The morning after Al Gore and Bill Bradley’s first joint appearance in the presidential campaign, at a “town meeting” at Dartmouth College, the New England edition of The New York Times ran a picture on the front page of Gore responding to a questioner, his arms extended in a gesture of empathy and entreaty, while in the background a slightly out-of-focus Bradley looks on warily. The front page of the Rutland [Vermont] Herald had Gore in a Kennedyesque pose—forefinger jabbing, chin jutting—while behind him a slightly out-of-focus Bradley looks on a little incredulously. On the front page of the Hanover paper, the Valley News, Gore is standing and speaking animatedly while Bradley sits, glaring at Gore, arms folded, cheeks puffed out in an expression of exasperation.
The “town meeting” was, of course, really a television program. Audience members, chosen by lottery, were required to submit questions to the event’s sponsors—CNN and WMUR-TV, a New Hampshire station—who selected the questioners and the order in which they would address the candidates. Reporters and people not screened by CNN were not permitted in the hall. There was not a lot of contingency built into the format.
The result was a simulacrum of a call-in television show, in which “ordinary citizens” raised issues the producers considered suitable, and which were then presented in a carefully balanced pattern. There were two questions—one for each candidate—about campaign finance reform, two questions about the environment, two about gay rights (both posed by women), three about foreign policy, four about health care, four about education, and (a boon to Bradley) eight questions about “leadership.” The screening of the audience was not, as it turned out, quite foolproof. Gore’s first questioner, an older man who asked whether public cynicism about politics had been increased by the scandals surrounding the Clinton administration, was accused, several days later, of being a field organizer for the Bradley campaign.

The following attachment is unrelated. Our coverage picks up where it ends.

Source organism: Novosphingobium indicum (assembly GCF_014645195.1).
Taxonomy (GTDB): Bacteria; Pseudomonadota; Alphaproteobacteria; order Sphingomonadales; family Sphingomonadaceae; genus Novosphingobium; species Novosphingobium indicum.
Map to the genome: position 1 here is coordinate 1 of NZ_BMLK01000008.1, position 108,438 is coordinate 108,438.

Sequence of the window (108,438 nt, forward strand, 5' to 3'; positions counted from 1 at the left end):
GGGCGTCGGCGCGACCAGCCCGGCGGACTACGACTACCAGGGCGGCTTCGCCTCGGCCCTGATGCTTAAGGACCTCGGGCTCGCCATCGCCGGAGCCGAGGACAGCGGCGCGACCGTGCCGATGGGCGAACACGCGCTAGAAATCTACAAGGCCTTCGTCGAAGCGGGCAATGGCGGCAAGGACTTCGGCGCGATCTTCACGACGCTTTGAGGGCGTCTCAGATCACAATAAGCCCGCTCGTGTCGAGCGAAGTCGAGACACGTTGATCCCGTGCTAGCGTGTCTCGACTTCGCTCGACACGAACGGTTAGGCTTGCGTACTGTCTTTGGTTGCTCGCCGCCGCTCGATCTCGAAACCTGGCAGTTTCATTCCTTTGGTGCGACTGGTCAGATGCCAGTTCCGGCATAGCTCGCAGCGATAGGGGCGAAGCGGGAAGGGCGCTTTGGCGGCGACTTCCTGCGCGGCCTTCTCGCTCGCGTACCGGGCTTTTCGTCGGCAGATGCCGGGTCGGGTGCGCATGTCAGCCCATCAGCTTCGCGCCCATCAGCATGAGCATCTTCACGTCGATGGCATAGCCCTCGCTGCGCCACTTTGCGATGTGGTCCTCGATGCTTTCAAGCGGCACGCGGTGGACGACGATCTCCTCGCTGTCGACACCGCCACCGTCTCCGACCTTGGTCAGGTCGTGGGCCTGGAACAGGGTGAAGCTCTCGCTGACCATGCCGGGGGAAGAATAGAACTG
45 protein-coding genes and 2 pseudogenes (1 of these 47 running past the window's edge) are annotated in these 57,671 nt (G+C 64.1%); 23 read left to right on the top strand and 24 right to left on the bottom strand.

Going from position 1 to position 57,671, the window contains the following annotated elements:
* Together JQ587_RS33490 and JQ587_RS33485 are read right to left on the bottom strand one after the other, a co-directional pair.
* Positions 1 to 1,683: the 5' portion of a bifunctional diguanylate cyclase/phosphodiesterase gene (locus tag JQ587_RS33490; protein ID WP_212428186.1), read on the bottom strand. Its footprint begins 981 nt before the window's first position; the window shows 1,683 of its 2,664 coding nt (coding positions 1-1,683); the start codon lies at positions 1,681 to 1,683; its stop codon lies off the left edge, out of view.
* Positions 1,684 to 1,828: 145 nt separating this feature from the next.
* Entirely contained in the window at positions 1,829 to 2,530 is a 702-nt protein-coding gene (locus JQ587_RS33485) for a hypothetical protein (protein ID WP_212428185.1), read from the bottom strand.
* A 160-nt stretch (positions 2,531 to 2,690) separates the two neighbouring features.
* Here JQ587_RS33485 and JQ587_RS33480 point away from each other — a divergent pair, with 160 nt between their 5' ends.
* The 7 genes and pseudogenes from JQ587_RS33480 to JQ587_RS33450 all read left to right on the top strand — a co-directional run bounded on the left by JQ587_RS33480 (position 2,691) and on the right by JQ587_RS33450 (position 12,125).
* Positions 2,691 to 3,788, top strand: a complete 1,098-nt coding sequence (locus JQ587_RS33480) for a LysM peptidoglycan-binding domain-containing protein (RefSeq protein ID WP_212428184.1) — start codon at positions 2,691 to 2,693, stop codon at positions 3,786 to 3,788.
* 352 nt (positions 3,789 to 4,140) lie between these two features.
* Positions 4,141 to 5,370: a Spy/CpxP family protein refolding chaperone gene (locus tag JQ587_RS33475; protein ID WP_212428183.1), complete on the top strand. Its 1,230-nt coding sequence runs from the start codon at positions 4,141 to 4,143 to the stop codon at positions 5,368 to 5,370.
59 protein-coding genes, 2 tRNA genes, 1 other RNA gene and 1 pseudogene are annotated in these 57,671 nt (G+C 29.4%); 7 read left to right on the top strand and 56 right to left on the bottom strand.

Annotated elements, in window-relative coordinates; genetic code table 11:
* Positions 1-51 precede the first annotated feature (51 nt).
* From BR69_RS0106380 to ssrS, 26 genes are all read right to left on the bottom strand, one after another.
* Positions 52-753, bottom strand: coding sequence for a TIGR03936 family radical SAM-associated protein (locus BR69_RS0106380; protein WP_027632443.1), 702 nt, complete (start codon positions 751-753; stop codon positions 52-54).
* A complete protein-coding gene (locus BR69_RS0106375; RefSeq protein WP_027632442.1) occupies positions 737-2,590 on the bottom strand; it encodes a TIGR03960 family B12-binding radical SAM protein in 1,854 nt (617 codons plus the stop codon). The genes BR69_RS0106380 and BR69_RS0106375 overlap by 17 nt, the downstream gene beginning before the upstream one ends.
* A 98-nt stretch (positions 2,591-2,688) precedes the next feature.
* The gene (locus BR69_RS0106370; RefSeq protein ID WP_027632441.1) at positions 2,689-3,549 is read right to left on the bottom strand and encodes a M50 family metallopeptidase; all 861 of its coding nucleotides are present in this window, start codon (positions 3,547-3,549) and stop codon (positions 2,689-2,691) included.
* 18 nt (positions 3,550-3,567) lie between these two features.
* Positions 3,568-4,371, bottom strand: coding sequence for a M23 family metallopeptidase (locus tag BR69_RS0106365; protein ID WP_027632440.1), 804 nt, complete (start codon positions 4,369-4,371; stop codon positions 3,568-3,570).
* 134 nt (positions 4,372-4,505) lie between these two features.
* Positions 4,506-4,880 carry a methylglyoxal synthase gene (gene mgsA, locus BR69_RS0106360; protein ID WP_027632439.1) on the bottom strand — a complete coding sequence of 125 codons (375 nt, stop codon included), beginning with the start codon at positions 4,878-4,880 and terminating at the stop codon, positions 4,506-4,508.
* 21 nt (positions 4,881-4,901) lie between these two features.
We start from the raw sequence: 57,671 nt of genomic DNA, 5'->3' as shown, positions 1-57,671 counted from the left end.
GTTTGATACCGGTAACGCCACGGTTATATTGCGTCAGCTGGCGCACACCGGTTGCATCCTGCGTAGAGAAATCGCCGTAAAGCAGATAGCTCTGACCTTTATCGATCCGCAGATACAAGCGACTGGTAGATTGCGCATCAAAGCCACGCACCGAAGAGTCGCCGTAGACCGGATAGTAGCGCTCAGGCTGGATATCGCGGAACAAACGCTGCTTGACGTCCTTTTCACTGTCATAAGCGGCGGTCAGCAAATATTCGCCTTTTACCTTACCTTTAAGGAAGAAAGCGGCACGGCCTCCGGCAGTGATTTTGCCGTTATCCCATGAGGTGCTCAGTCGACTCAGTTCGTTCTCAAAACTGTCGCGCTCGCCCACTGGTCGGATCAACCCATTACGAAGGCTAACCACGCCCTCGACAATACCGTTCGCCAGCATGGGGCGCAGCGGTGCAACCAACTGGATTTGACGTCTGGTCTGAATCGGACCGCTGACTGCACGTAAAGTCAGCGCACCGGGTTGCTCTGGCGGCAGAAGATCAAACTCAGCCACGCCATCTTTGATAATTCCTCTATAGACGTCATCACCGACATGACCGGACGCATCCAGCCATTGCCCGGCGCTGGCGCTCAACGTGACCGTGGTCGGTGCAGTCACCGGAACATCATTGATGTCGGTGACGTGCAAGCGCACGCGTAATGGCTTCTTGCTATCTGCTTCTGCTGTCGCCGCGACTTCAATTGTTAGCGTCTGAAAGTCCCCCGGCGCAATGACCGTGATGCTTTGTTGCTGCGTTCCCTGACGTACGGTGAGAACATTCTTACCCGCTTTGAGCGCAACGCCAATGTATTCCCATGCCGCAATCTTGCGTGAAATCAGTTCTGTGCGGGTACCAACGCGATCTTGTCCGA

Some columnists complained afterward about the me-centeredness of the questions (“Vice President Gore, my child has diabetes,” and so on), but the audience was not to blame for that. Before the meeting went on the air, Gore and Bradley (at Gore’s instigation) took a couple of warm-up questions from people in the hall whose questions had been rejected; one of these concerned American relations with Cuba. Later Gore met with members of the audience who wanted to stick around after the meeting was over, and he got questions about Russia, Rwanda, and his administration’s foreign policy (or, as the questioner suggested, its lack of one). The human interest topics that got on the air were just the ones the news organizations running the event judged televisually appropriate. One of the questions to Gore, for example, was about Alzheimer’s disease; the response was accompanied by shots of elderly people in the audience listening raptly. These faces had obviously been picked out to illustrate the exchange before the show.
The stories accompanying the photographs in the morning papers all treated the encounter as, substantively, more…
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